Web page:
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I’ve always been drawn to Sherlock Holmes stories and adaptations of those stories (including BBC’s Sherlock which I’m completely obsessed with), though I’ve never actually read any of Sir Arthur Conan Doyle’s novels. Last week, I read my first every Sherlock Holmes book: The Hounds of Baskerville.

Of course if you follow the 2011 BBC adaptation of Sherlock Holmes, you know that they adapted Hounds of Baskerville in the second season, so I was already very familiar with the story. I had downloaded most of the Sherlock novels on my Kobo Vox because they’re free, so one day, as I had nothing else to read, I decided to give Hounds of Baskerville a go.

And I really liked it. It was really short, which I found surprising, as I thought it would be longer. It’s told in the perspective of Dr. John Watson – formatted as though he is writing in a journal or writing letters to tell the story.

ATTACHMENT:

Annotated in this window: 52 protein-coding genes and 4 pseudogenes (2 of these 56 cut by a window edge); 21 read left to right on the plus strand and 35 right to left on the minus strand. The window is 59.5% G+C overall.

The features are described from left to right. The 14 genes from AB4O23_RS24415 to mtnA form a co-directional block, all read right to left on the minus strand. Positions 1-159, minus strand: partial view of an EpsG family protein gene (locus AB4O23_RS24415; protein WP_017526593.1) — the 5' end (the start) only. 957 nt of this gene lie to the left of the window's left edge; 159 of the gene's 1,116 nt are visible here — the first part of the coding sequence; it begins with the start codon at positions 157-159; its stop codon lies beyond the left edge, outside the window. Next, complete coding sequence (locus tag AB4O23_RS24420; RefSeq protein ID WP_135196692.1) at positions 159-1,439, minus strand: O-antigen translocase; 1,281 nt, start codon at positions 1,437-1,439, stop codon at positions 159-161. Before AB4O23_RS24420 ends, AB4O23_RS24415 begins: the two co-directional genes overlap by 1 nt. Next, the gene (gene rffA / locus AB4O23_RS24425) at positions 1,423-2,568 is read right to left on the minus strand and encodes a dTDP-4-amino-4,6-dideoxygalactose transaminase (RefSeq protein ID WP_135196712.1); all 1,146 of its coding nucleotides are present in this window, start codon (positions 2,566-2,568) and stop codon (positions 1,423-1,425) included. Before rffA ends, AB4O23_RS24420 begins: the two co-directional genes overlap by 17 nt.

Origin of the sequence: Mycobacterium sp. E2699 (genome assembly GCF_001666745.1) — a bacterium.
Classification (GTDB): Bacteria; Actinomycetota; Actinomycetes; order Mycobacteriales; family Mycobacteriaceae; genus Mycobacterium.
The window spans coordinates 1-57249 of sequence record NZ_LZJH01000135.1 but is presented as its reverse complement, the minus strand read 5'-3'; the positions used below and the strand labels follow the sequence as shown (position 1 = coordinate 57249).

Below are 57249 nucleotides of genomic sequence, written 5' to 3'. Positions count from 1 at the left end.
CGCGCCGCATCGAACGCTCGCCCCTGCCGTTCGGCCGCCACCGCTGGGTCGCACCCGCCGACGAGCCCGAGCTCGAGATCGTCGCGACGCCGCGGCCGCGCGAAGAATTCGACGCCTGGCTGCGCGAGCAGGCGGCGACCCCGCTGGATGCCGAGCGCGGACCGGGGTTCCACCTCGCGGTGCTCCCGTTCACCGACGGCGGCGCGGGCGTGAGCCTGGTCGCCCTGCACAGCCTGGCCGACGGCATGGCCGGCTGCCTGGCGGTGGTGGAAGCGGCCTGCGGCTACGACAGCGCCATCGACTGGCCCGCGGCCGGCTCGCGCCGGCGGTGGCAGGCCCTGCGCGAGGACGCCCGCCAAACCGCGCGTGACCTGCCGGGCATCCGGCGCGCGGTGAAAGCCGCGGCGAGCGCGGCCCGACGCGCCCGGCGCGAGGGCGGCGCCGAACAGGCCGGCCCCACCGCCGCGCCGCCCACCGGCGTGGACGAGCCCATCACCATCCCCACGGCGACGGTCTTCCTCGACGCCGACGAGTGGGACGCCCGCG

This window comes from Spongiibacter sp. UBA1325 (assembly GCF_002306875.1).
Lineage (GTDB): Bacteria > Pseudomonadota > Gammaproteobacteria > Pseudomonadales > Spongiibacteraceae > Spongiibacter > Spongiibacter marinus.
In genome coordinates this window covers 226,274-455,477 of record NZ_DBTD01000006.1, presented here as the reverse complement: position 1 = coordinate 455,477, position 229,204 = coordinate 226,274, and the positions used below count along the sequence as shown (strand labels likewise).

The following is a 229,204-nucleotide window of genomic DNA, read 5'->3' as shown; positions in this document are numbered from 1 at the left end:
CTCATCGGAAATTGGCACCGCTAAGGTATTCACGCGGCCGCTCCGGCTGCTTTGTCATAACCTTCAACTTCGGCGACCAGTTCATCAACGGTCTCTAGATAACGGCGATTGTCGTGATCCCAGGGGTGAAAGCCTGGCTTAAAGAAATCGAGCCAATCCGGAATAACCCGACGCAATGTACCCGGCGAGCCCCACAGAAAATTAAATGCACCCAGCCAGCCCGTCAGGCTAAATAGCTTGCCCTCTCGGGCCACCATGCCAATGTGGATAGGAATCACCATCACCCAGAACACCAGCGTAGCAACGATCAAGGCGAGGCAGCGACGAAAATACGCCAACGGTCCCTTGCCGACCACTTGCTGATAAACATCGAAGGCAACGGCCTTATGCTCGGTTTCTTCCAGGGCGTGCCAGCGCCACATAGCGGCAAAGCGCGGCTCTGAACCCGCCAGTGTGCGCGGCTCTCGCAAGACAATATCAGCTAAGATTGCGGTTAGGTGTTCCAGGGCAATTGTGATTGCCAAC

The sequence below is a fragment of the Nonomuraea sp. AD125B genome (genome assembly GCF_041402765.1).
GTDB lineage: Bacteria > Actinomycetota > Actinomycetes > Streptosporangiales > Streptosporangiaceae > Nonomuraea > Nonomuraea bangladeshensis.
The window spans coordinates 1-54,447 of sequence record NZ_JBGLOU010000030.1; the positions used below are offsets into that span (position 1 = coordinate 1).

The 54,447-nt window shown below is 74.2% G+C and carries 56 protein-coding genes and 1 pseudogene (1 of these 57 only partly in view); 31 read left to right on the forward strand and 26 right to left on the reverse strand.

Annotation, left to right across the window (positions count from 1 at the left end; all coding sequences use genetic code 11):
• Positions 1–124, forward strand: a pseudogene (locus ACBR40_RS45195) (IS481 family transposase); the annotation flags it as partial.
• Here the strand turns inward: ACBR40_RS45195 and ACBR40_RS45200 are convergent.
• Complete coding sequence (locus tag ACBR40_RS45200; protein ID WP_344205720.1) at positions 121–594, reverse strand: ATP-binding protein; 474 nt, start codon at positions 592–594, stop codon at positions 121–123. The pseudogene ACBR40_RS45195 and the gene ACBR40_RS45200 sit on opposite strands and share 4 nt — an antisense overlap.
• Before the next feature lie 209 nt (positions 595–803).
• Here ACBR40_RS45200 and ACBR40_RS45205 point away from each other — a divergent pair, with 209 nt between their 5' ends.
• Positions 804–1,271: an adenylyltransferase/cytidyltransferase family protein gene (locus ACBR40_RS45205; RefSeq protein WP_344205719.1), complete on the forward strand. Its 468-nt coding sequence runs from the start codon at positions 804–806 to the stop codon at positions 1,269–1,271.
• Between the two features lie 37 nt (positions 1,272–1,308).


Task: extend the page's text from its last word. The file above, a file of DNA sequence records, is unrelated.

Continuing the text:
It’s a mystery that takes place on Dartmoor in Devon, England. An attempted murder has occurred, inspired by a family legend of a large, fearsome hound. In this story, the hound does exist and its owner turns out to be an unknown relative of the Baskerville family who came to Devon to get his inheritance any way he can.

It is a very creepy, Gothic story that reminded me of the Bronte sisters since there’s such an emphasis on the moor and events that happen on the moor. It is a desolate, barren place that a hound inhabits. We follow what happens, but of course it is Sherlock Holmes who deciphers the mystery and brings the truth to light.


{  } Pretty bad
{  } Tolerable
{  } All right
{x} Exciting
{  } Enthralling

Book 13 out of 60